Food & Drink

Cooks Venture tried to raise chickens better. Then 1M birds were killed.

Editor’s note: This is part one of a two-part series on what happened when Cooks Venture suddenly ceased operations in Arkansas.

Cooks Venture was supposed to be a difference maker in the chicken industry. 

Instead of the typical bird raised, slaughtered and sold for the masses at grocery stores, the company contracted farmers, also known as growers, to care for a special heritage breed that had access to outdoors and grew at a slower rate. Some consumers believe these changes improve the animal welfare and its taste, according to a study.

The Arkansas-based company, initially founded in 2019 by Matthew Wadiak, the former chief operating officer at Blue Apron, launched with a focus on regenerative agriculture and touted practices to combat climate change. The company paid growers more for raising a premium product. 

Cooks Venture chicken sold for about $5 per pound, more than double the typical grocery store prices. Despite the high price tag, customer reviews were glowing, with one Reddit user saying there was never a “woody or poor quality breast” in their years of purchasing the chicken. Another reviewer touted Cooks as “by far the best” on the market, according to the company’s website.

By 2022, Cooks secured $50 million in funding to expand its poultry genetics program and operations infrastructure. As early as last summer, the company was taking on new chicken growers.

One of these new recruits was Dustin Maybee, a former construction worker from Green Forest, Ark. He told Agriculture Dive he didn’t know much about Cooks before joining but liked the idea of raising free-range chickens. Becoming a farmer was important to him as it meant more time with family and less travel for work.

“Everything was going good,” Maybee said. Then he received the letter. 

In November, Cooks notified Maybee and other growers that it was experiencing a “financial difficulty” and would close by the end of the month if it couldn’t find an investor or adequate funding.

“If this happens, we are committed to winding down the company responsibly. All outstanding fees for services already rendered will be paid as part of this process,” Blake Evans, executive vice president of the company, wrote in the letter dated Nov. 17.

Soon reports of production layoffs emerged and growers began raising questions about the hordes of chickens on their land: Would this flock get picked up for processing? If not, what would happen? What about utility bills and mortgages? Would the birds starve once the feed and water ran dry? Is there another processor available to help?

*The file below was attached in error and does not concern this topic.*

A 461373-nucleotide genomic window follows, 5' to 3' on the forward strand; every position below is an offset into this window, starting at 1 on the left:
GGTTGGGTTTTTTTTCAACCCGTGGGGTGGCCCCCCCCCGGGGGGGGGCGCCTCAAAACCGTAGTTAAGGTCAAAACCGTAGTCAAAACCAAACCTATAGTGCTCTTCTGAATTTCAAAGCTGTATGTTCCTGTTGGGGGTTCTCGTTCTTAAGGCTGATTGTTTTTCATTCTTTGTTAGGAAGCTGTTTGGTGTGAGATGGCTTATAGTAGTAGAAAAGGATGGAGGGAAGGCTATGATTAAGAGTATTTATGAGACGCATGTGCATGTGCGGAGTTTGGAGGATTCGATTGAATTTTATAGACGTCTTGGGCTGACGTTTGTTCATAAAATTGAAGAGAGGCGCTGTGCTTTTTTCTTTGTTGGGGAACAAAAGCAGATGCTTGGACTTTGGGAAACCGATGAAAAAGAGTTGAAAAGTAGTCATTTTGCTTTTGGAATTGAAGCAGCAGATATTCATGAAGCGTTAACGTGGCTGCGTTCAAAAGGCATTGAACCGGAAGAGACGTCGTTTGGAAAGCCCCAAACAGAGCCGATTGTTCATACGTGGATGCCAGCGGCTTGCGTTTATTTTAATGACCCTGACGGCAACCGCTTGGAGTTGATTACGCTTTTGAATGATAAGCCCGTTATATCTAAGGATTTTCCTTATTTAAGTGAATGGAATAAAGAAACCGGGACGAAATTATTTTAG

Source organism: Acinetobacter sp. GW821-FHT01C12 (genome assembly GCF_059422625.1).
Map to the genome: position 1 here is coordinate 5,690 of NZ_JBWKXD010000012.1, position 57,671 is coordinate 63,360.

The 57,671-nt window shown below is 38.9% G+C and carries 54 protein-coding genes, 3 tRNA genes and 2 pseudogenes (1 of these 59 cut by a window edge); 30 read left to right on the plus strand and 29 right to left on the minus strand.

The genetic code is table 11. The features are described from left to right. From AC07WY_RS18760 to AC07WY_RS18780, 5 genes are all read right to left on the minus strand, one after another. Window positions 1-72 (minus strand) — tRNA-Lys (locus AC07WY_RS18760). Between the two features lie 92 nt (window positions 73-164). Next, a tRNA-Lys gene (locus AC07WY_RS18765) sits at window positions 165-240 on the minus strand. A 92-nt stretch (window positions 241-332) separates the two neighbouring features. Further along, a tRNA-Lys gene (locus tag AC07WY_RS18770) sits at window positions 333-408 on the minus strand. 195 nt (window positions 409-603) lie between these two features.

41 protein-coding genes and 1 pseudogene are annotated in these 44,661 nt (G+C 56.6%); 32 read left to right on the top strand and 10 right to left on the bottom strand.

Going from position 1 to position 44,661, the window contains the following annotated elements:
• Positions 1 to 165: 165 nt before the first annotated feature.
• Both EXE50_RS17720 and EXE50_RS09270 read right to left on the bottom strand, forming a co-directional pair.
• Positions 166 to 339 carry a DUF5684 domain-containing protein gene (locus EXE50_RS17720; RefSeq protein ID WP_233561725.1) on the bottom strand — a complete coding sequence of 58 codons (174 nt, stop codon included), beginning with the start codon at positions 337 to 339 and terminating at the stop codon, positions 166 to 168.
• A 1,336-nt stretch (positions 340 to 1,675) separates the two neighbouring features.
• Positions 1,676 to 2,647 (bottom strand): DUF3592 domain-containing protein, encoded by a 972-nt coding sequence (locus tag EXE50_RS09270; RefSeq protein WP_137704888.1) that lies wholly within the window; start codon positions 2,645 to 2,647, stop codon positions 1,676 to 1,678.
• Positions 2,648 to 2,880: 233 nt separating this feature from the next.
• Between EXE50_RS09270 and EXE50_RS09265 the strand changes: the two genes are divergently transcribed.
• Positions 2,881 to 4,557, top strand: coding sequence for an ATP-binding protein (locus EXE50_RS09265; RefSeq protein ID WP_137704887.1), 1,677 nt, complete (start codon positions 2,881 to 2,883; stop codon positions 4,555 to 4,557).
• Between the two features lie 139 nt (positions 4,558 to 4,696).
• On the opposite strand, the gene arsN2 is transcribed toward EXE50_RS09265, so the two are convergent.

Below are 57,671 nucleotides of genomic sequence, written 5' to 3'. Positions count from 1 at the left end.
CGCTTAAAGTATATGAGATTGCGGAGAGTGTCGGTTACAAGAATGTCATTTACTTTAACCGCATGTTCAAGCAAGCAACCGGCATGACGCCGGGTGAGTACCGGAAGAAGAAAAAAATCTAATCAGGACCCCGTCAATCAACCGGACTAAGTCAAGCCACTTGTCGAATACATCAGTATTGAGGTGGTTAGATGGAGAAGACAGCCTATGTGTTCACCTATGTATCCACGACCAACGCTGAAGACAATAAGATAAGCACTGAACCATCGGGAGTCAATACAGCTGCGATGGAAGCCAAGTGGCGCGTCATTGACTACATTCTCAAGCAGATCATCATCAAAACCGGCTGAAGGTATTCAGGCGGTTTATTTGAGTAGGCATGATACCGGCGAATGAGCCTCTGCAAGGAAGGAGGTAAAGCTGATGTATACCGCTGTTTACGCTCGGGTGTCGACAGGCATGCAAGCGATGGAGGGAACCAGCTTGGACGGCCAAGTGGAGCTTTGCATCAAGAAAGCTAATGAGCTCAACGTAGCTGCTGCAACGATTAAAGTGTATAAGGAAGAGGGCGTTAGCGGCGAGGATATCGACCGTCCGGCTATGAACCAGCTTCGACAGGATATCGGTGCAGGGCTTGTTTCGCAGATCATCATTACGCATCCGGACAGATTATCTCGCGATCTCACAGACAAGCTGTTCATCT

Arkansas state Sen. Bryan King, a long-time poultry grower, thought the state should step in and offer financial support to impacted farmers. He sought for an emergency declaration, raising animal welfare, disease and environmental concerns. 

But the governor’s office declined King’s request stating that “the proper role of government does not include state assumption of private debts,” according to a letter dated Dec. 8 from Arkansas Secretary of Agriculture Wes Ward.

Even though the state dismissed helping the growers financially, the Arkansas Department of Agriculture’s Livestock and Poultry Commission assisted Cooks in the aftermath of the closure. The agency sent field workers to affected farms to smother the birds with foam to address animal welfare and disease concerns.

The deal was for the state to euthanize the birds and Cooks to handle the disposal and cleanup. This agreement led to a series of missteps and miscommunication that resulted in more than 1 million dead chickens across Northwest Arkansas and several upset, financially stressed poultry growers, who felt they were on the hook for cleaning Cooks’ mess.

Poor communication

The day before Thanksgiving, the livestock commission got a call from Cooks about the closure and what that meant for the state’s poultry growers. 

The commission “bent over backwards” through the break working nights and weekends, trying to help and answer questions from legislators and the public to the best of its ability, Ward said in testimony at a joint agriculture committee hearing on Feb. 9. But three growers in attendance countered this, saying communication from Cooks and the state was rather poor through the process.

Cooks, which was not present at the meeting, ignored multiple requests for comment from Agriculture Dive.  

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